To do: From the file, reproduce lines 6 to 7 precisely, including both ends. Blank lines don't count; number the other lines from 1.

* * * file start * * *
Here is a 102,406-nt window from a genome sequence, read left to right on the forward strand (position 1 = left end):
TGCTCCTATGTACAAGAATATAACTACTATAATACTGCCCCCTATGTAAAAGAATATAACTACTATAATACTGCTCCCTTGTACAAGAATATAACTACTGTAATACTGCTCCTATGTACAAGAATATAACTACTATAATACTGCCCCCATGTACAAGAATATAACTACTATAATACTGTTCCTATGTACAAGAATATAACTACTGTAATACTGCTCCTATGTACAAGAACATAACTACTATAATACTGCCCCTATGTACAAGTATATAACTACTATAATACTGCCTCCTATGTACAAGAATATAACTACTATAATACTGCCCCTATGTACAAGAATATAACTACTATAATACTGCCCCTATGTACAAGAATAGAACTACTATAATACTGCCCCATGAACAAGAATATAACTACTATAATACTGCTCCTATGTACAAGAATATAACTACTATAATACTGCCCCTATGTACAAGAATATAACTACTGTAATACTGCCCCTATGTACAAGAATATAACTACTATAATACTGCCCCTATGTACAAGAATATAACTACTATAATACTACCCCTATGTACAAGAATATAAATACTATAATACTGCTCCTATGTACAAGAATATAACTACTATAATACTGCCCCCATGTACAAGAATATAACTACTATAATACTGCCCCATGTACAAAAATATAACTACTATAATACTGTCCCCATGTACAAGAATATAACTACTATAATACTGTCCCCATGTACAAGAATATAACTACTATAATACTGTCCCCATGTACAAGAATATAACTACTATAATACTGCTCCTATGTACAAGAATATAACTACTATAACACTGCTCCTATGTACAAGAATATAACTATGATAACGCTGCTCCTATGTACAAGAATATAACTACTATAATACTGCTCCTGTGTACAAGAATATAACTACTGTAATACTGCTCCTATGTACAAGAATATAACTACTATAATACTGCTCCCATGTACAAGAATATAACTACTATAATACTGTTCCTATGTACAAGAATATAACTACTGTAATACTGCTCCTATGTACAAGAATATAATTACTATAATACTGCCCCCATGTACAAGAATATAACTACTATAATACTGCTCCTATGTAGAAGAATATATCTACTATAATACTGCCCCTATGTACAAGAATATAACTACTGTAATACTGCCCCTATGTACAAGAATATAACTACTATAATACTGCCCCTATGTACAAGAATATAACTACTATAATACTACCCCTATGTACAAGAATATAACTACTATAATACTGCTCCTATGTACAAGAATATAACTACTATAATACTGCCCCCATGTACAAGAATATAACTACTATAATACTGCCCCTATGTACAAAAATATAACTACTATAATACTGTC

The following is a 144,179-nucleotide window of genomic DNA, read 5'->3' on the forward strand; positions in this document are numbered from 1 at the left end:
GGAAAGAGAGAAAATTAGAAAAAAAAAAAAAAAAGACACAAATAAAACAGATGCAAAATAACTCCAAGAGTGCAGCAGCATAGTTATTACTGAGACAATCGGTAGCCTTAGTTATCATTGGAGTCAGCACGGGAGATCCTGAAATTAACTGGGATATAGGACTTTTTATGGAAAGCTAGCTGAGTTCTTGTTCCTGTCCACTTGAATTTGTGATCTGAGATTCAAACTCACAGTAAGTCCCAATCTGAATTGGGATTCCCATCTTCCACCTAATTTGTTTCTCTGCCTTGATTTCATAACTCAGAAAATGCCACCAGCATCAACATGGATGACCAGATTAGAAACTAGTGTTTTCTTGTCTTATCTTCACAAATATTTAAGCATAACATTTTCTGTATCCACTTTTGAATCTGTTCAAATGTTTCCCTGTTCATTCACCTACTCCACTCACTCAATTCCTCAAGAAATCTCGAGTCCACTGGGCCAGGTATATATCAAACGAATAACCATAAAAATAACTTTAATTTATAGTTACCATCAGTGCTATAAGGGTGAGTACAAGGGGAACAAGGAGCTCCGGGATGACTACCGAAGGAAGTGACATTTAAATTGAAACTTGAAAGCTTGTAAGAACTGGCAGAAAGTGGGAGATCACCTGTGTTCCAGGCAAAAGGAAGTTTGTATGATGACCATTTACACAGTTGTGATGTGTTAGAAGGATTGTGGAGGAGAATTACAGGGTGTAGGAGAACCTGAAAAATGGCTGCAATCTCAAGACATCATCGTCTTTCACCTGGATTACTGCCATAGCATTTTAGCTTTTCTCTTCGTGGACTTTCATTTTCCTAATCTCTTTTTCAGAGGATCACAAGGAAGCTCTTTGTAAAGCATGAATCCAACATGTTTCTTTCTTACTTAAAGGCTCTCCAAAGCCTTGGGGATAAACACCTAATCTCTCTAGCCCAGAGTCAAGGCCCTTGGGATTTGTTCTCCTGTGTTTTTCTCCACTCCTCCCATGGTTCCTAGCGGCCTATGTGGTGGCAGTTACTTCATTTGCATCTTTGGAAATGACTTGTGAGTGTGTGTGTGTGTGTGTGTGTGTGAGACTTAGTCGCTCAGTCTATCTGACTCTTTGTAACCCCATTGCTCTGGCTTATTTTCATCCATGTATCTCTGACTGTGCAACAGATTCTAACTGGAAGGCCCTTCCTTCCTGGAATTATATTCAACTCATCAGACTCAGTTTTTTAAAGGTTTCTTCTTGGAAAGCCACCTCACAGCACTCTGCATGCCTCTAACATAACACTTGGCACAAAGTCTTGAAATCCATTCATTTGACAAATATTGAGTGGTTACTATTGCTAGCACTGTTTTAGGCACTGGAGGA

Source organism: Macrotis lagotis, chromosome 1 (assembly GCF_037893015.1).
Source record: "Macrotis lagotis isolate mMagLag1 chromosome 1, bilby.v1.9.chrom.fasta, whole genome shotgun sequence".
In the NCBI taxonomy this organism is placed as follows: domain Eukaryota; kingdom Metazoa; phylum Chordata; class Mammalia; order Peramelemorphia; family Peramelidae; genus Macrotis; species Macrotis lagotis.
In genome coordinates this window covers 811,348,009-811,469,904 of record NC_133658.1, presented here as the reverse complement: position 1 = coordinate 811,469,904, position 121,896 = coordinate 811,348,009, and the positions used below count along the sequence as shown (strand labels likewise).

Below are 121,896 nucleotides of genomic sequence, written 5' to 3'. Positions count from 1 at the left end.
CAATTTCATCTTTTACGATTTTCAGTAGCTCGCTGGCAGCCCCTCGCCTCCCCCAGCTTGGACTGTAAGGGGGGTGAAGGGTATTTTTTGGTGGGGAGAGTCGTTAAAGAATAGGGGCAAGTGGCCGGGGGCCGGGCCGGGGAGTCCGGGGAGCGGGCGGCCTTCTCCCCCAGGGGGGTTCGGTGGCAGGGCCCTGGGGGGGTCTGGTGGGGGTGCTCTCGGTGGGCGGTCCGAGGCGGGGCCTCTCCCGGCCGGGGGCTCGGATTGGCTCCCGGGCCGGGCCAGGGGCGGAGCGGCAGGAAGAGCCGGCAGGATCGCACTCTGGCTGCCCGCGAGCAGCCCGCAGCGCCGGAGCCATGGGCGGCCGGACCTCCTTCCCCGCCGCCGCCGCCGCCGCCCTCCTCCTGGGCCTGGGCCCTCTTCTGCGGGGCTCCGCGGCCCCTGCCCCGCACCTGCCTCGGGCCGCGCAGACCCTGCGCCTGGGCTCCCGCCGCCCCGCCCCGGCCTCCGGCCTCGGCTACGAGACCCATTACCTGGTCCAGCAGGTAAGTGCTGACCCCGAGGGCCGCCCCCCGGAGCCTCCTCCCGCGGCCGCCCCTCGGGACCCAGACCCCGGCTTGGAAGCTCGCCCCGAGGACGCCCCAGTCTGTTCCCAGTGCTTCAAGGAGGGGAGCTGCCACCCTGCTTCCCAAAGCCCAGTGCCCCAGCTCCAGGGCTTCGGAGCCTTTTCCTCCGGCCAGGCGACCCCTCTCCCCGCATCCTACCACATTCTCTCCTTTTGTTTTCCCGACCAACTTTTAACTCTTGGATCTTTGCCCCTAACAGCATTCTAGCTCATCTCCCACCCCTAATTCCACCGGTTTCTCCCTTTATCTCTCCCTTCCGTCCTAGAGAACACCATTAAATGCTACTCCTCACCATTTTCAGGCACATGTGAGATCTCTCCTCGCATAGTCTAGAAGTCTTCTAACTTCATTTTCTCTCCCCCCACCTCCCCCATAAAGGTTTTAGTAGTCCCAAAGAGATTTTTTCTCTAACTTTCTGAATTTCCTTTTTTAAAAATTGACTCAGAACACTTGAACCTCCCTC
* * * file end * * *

Source record: "Macrotis lagotis isolate mMagLag1 chromosome 1, bilby.v1.9.chrom.fasta, whole genome shotgun sequence".
In the NCBI taxonomy this organism is placed as follows: domain Eukaryota; kingdom Metazoa; phylum Chordata; class Mammalia; order Peramelemorphia; family Peramelidae; genus Macrotis; species Macrotis lagotis.